Update:  A TRI team went to Kenya in the Summer of 2013. 

From July 16-27, 2013 an intensive Train the Trainers project was held in Nairobi, Kenya. The Community Resiliency Model was taught to 15 participants representing Kenya, Somalia, Sudan and Uganda. Two translators were used to work and translate into Arabic – for our Sudanese participants – and Somali for our Somali participants. A total of 60 training hours was spent over this ten day period.

This was a unique CRM training because it had participants from different countries, customs and languages present. In addition, participants represented a variety of professional and non-professional backgrounds. It would be safe to say, though, that all the participants work in their homelands with people struggling with a combination of poverty, war, refugee/displaced population status, religious and or tribal conflict, gender based violence and the marginalization of people that can result from any and all of these conditions.  The trainees were excited to learn about the neuroscience of trauma and were enthusiastic trainers.  We are grateful to learn from the Africans about their cultures and how to interweave CRM skills into their communities.

Wendy Flick from UUSC, a member of the team commented, “One of the greatest traumas identified by the participants was that of the daily struggle against hunger and poverty. Some of the groups expressed a desire to learn some techniques to combat these forces. I mentioned the tire garden project that UUSC has worked on with Haitian partners and they expressed a keen interest. So I put together a Power Point with photos I had on my laptop of tire gardens and gave them a one hour presentation which was enthusiastically embraced by all participants.   I feel it was an important complement to the trauma training. The trauma training has both upstream and downstream components; i.e. it addresses recovery from trauma which has already been experienced, as well as supporting people to develop their resiliency to any future traumatic events that may arise, therefore in a sense permitting the individuals to expand their resiliency zone sufficiently to prevent a traumatic event from destabilizing their nervous system. Similarly, the tire gardens represent an upstream solution to the trauma of hunger and poverty, ideally nipping the problem in the bud before it becomes a trauma.”

We will continue to work in Africa and we are now in the process of planning of a project in conjunction with Village Network Africa in 2015.


A TRI team was invited to Kenya by the Kenyan Association of Professional Counselors due to our association with Gloria Simoneaux, a talented expressive art therapist who now works with Save the Children and a nonprofit, Caring for the Kids of Kenya, run by a remarkable woman, Linda Wilson, an American who supports an orphanage near Nairobi.The TRI team conducted a Trauma Resiliency Model Training for the Kenyan Association of Professional Counselors. Participants were from many parts of Kenya and one of the participants who heard about our work, took a bus from Rwanda to attend the training. We were deeply moved by their life stories and how they were able to embrace the TRM skills so easily.

We accompanied Gloria Simoneaux to the Kibera Slum, one of the largest slums in Africa and participated in a wonderful art project with the children of Kibera. The children came alive with the art work and their enthusiasm was inspiring to all of us. The artwork was remarkable and some of the adults gave us a tour of their homes within the slum. We were able to see the resilience and industry of the people as we came upon a small group of men making jewelry and entered a humble dwelling filled with stunning pieces of art.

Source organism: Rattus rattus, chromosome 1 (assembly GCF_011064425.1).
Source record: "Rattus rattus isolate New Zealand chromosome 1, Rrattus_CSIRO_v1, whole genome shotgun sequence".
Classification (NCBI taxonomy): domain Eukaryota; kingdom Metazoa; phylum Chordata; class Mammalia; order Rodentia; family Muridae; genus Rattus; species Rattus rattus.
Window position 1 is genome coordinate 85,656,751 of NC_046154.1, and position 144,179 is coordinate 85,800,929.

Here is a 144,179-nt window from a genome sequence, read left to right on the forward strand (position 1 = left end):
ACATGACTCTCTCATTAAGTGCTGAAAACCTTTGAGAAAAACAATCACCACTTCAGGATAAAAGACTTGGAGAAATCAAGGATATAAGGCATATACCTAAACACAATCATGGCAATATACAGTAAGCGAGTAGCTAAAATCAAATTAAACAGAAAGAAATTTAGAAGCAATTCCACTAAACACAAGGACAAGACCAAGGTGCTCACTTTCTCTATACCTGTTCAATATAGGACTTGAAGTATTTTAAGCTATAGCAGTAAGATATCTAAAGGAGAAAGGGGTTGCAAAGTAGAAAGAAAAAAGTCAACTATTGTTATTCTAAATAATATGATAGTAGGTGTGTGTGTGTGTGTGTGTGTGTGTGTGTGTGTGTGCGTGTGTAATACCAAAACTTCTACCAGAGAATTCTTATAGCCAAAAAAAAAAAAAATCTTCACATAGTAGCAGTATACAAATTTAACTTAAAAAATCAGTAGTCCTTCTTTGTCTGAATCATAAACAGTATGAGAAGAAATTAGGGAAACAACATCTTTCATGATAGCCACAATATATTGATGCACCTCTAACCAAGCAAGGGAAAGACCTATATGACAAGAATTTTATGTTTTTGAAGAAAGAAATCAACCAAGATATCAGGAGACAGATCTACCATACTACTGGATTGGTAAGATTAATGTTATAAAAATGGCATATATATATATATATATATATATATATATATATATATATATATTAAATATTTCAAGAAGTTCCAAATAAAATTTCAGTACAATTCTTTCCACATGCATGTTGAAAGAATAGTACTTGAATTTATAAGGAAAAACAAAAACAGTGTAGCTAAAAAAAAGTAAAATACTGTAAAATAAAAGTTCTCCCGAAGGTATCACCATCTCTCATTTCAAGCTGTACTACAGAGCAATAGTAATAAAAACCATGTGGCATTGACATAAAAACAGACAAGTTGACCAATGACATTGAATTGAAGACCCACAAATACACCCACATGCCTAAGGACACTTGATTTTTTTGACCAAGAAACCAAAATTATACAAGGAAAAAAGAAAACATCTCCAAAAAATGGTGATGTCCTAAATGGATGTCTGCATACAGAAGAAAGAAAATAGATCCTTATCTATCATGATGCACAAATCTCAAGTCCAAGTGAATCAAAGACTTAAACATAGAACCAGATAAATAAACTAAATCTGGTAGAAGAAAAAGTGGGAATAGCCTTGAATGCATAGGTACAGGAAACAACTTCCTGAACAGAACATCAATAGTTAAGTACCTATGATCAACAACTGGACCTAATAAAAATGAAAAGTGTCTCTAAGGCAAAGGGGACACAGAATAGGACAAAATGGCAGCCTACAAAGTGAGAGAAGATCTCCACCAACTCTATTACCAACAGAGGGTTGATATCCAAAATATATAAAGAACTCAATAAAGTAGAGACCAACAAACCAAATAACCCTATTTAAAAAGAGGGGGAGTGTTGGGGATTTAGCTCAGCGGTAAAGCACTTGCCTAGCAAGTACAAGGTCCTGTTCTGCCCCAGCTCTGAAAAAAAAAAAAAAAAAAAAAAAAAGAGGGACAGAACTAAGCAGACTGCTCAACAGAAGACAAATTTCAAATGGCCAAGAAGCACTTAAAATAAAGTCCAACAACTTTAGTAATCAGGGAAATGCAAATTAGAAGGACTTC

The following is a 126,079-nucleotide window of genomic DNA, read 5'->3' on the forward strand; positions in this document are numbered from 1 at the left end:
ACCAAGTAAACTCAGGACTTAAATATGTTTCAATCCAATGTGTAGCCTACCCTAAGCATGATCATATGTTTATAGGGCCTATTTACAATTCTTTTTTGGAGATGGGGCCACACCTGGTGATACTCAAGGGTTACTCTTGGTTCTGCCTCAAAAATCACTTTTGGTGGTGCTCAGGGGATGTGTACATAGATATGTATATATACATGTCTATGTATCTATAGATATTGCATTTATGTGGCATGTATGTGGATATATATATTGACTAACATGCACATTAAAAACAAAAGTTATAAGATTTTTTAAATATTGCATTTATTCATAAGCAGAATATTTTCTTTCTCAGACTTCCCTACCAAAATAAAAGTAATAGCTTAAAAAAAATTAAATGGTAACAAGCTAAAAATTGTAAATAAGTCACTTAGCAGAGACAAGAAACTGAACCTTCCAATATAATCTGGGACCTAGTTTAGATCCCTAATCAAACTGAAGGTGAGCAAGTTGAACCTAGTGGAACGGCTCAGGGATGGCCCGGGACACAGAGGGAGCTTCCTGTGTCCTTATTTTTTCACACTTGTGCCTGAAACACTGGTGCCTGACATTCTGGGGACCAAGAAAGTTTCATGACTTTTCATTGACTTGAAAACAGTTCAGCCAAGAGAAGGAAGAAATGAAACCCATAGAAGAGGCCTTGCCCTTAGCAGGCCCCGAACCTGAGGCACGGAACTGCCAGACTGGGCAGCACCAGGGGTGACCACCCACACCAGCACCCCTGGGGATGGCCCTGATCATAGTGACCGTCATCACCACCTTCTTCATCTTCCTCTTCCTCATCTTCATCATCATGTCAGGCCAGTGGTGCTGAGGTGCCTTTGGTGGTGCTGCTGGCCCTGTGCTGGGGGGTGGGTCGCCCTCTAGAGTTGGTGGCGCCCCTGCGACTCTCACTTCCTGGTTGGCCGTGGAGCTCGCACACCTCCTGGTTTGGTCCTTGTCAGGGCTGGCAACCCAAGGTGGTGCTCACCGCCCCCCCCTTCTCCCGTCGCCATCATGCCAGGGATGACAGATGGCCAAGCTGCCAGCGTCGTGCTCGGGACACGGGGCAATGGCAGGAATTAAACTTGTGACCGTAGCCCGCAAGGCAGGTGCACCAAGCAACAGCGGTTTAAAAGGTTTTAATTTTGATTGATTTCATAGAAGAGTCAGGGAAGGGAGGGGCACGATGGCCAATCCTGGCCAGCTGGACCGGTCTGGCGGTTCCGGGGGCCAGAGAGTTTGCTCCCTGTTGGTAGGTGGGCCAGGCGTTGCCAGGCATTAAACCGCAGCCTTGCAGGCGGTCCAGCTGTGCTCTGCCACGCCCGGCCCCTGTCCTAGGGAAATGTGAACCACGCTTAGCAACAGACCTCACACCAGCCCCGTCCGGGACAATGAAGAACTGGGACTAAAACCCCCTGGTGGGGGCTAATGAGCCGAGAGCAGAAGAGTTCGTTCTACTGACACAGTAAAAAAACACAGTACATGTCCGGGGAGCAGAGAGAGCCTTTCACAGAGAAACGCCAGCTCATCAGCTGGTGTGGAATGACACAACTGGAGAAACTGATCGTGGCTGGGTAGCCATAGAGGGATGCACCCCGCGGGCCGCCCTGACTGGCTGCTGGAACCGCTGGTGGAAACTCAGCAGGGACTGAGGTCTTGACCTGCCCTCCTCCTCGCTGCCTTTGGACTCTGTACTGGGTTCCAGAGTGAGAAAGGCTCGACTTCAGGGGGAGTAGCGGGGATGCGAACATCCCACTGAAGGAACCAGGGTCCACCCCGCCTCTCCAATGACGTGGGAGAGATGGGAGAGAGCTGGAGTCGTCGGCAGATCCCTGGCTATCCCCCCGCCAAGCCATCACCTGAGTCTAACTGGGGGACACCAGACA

We were invited to bring our TRM skills to the Women’s Prison in Nairobi. Gloria Simoneaux began a project bringing her expressive arts to the women who were all HIV positive and were imprisoned for a variety of reasons. The women welcomed us and were also quite eager to learn new skills that may help them. We brought supplies for a lunch and they cooked a meal for us. Some had their babies with them and we learned they were able to keep the babies up to a certain age and then the children were usually taken to an orphanage if there were no family members who could adopt the child. The suffering was palpable but so was the joy which was evidenced when we were invited to dance with the women after we had shared our skills with them. We were again moved by the generosity of the women who also embraced the new skills.
We introduced TRM skills to the teachers of the orphanage sponsored by Caring for the Kids of Kenya. We also were able to bring the skills to a private school where we were greeted by enthusiastic adolescents who were eager to learn. We provided training to teachers who shared with us that many of the children have had multiple traumas in their life. The stories of the children were heart wrenching as we observed the stark realities of poverty and the aftermath of the post-election violence of 2007.
The team was invited to a displaced persons camp (IDP) to provide a brief training of the TRM skills for the displaced persons during one of our last afternoons in Kenya. The TRI team was welcomed into the camp and there was an eagerness to learn the simple skills to help themselves and their families. We were greeted by sweet children who were eager to play with the colorful stickers we had brought for them.    We left Kenya with a commitment to return.

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